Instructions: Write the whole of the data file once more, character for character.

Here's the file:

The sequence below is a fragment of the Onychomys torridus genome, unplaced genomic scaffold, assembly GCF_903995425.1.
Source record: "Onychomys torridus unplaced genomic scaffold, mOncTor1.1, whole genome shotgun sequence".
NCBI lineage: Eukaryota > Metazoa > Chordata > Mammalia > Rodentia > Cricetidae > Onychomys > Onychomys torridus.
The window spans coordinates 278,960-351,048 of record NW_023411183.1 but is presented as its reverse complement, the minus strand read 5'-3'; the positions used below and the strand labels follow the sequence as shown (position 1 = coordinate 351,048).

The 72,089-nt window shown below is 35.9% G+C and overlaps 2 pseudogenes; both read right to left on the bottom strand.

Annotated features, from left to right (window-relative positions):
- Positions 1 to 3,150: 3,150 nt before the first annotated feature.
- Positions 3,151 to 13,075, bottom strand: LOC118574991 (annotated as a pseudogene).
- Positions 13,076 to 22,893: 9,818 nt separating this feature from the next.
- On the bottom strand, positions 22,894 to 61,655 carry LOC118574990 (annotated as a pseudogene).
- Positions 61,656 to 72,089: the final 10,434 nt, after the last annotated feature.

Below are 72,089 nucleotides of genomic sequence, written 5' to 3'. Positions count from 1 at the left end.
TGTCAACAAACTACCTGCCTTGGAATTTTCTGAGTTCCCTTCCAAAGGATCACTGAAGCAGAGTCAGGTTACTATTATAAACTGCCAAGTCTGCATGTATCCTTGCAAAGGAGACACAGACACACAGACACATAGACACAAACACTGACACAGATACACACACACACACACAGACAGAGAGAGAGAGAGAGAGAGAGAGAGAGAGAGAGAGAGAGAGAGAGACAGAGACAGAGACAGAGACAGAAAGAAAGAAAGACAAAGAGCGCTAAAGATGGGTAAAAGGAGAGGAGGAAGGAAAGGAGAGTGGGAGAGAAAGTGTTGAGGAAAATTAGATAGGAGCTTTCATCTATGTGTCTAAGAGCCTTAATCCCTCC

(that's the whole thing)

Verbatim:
The sequence below is a fragment of the Onychomys torridus genome, unplaced genomic scaffold, assembly GCF_903995425.1.
Source record: "Onychomys torridus unplaced genomic scaffold, mOncTor1.1, whole genome shotgun sequence".
NCBI lineage: Eukaryota > Metazoa > Chordata > Mammalia > Rodentia > Cricetidae > Onychomys > Onychomys torridus.
The window spans coordinates 278,960-351,048 of record NW_023411183.1 but is presented as its reverse complement, the minus strand read 5'-3'; the positions used below and the strand labels follow the sequence as shown (position 1 = coordinate 351,048).

The 72,089-nt window shown below is 35.9% G+C and overlaps 2 pseudogenes; both read right to left on the bottom strand.

Annotated features, from left to right (window-relative positions):
- Positions 1 to 3,150: 3,150 nt before the first annotated feature.
- Positions 3,151 to 13,075, bottom strand: LOC118574991 (annotated as a pseudogene).
- Positions 13,076 to 22,893: 9,818 nt separating this feature from the next.
- On the bottom strand, positions 22,894 to 61,655 carry LOC118574990 (annotated as a pseudogene).
- Positions 61,656 to 72,089: the final 10,434 nt, after the last annotated feature.

Below are 72,089 nucleotides of genomic sequence, written 5' to 3'. Positions count from 1 at the left end.
TGTCAACAAACTACCTGCCTTGGAATTTTCTGAGTTCCCTTCCAAAGGATCACTGAAGCAGAGTCAGGTTACTATTATAAACTGCCAAGTCTGCATGTATCCTTGCAAAGGAGACACAGACACACAGACACATAGACACAAACACTGACACAGATACACACACACACACACAGACAGAGAGAGAGAGAGAGAGAGAGAGAGAGAGAGAGAGAGAGAGAGAGACAGAGACAGAGACAGAGACAGAAAGAAAGAAAGACAAAGAGCGCTAAAGATGGGTAAAAGGAGAGGAGGAAGGAAAGGAGAGTGGGAGAGAAAGTGTTGAGGAAAATTAGATAGGAGCTTTCATCTATGTGTCTAAGAGCCTTAATCCCTCC